I propose to take Questions Nos. 8 and 9 together.
As the Deputy will be aware the full coming into force of the EU-Canada Comprehensive Economic and Trade Agreement (CETA) once ratified across all Member States, will see the implementation of the Investment Chapter of the Agreement including the resolution of disputes between investors and states, should they arise.
All international trade agreements have dispute resolution arrangements. Where such agreements cover (i) trade in both goods and services and (ii) investment rules and protections, then there must be a dispute resolution mechanism that covers investments. The EU’s new approach to investment protection is the Investment Court System (ICS) which is contained in CETA and replaces the old Investor-State Dispute Settlement or ISDS mechanism.
ISDS, which has been in existence since the 1950s, enables overseas investors to resolve disputes with the government of the country where their investment is made through binding international arbitration. ISDS has, however, proved controversial in recent times and is now regarded as outdated by the European Commission. In this regard, the Irish Government considered the European Commission was right to seek to address the concerns raised by NGOs and others regarding ISDS in seeking to develop a new replacement mechanism – the Investment Court System (ICS) – to address concerns on transparency, legitimacy and public interest.
ICS addressees the concerns around the old ISDS system through:
- Greater transparency – hearings will be open and comments available on-line, and a right to intervene for parties with an interest in the dispute will be provided;
- Safeguards to prevent forum-shopping;
- Provisions for the swift dismissal of frivolous claims should they arise;
- The maintenance of a clear distinction between international law and domestic law;
- The avoidance of multiple and parallel proceedings in the ICS and national courts, and;
- The establishment of a permanent list of arbitrators.
The reforms to investment protection mean the ICS will involve:
- a public Investment Court System composed of a first instance Tribunal and an Appeal Tribunal;
- the establishment of a permanent list of arbitrators with qualifications comparable to those required for the members of permanent international courts, from which members will be selected to hear individual cases; and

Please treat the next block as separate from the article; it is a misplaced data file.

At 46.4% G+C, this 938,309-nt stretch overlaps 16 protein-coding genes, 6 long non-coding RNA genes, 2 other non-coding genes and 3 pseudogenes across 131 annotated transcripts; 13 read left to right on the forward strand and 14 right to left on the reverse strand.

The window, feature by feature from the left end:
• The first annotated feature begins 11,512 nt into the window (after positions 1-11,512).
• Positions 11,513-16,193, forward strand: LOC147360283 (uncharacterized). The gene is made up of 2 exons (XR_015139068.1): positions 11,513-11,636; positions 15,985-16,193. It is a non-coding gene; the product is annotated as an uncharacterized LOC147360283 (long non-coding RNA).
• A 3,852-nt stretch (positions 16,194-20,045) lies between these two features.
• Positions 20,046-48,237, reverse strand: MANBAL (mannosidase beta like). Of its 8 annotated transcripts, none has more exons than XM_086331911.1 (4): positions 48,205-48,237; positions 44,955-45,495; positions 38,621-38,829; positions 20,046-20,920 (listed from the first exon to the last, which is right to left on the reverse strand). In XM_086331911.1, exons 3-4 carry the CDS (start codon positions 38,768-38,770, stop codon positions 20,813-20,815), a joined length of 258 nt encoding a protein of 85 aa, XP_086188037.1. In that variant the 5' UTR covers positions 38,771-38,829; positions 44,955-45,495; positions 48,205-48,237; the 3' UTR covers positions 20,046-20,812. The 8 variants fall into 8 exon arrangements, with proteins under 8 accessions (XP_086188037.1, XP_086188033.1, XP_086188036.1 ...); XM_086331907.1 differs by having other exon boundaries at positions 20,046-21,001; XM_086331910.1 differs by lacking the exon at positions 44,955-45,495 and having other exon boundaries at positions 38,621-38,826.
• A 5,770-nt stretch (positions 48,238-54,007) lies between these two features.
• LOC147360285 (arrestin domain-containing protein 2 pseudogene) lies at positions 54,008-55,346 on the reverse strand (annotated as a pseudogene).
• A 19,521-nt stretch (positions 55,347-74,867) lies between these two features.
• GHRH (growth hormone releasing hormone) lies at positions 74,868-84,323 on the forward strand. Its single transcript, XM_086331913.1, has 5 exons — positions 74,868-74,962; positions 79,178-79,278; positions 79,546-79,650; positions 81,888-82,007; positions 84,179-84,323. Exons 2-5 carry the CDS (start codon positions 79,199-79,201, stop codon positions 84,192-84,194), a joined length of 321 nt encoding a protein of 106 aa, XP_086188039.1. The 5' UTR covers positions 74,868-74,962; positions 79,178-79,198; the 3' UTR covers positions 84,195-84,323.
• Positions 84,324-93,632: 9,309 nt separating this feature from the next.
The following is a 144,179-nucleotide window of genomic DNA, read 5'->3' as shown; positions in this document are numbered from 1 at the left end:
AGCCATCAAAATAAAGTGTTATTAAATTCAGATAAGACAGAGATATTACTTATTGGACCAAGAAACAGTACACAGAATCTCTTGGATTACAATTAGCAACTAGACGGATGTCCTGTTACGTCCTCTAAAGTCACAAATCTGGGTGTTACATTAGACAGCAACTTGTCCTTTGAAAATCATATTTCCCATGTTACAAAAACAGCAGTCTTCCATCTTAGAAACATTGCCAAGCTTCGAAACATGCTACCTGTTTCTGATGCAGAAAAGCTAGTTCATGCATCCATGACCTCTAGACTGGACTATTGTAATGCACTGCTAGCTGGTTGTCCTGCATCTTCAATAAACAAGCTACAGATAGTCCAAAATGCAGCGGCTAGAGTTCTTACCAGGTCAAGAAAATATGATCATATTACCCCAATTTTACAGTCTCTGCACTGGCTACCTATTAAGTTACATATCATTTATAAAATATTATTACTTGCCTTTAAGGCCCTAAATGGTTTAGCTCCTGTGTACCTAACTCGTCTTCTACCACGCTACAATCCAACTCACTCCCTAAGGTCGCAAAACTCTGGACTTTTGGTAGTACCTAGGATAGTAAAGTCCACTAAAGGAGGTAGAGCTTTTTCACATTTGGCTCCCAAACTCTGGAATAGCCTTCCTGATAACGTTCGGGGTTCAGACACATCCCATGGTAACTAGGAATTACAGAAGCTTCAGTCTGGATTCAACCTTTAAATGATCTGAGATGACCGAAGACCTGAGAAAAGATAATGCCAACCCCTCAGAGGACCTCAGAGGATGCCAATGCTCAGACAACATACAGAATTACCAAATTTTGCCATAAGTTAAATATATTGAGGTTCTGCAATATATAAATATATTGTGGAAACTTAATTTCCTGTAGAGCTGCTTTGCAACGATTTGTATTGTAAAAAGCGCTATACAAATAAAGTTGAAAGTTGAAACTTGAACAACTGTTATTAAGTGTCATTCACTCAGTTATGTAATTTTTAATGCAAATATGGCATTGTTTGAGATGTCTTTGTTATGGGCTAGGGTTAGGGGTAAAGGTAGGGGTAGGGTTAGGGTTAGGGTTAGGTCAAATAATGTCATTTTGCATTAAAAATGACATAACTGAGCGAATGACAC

- precise limitations on the ability of investors to take a case before the Tribunal.
CETA introduces a precise and specific standard of "fair and equitable treatment" of investors and investment. Therefore, an investor may only have recourse to the Investment Court System (ICS) in very specific limited grounds such as in the case of the denial of justice, or a fundamental breach of due process, or through targeted discrimination for example on the grounds of race, religious belief or gender. None of these measures give the Government any concern that Ireland would be subject to ICS proceedings. Moreover, it is important to note that under the ICS a State can never be forced to change its legislation, only to pay fair compensation in cases where the investor is deemed to have been treated unfairly under the specific grounds detailed. An investor cannot be given compensation just because they have lost profits or suffered economic loss or costs.
As one of the first “new generation” EU Free Trade Agreements, CETA contains a dedicated chapter on Trade and the Environment. The Agreement has some of the strongest commitments ever included in a trade deal to promote labour rights, environmental protection and sustainable development. CETA integrates the EU's and Canada's commitments to apply international rules on workers' rights, environmental protection and climate action. These obligations are binding, with the same legal value as any other provision.
CETA also reaffirms the EU and Canada’s right to regulate to achieve legitimate policy objectives, such as the protection of public health, the environment or consumer protection.
Under CETA, Canadian firms are placed on an equal footing with their EU competitors, including in relation to access to mining and prospecting investment. This means that Canadian companies must comply with all EU and national legislation in the EU countries where they operate (in the same way as EU companies), and they must not be subject to discriminatory rules.
As part of the finalising of the Agreement, the EU and Canada also agreed a legally binding Joint Interpretative Instrument (JII) that was added to CETA to provide further assurances in relation to public services, labour rights, environmental protection and investment. CETA does not affect EU rules on food safety or the environment. Neither does it restrict the EU or Canada from passing new laws in areas of public interest such as the environment, and health and safety. Importantly, in CETA both sides also agree that more trade and investment should not be at the expense of environmental protection and labour rights. On the contrary, the EU and Canada are committed to ensuring that CETA helps ensure that economic growth, social development, and environmental protection go hand in hand.
CETA does not restrict either the EU or Canada from passing new laws in areas of public interest such as the environment, and health and safety. Nor does CETA affect the Government’s scope for developing new laws in response to the needs and priorities of Irish citizens. CETA includes commitments towards the sustainable management of forests, fisheries and aquaculture. It also includes commitments to cooperate on trade-related environmental issues of common interest such as climate change where the implementation of the Paris Agreement will be an important shared responsibility for the European Union and its Member States and Canada.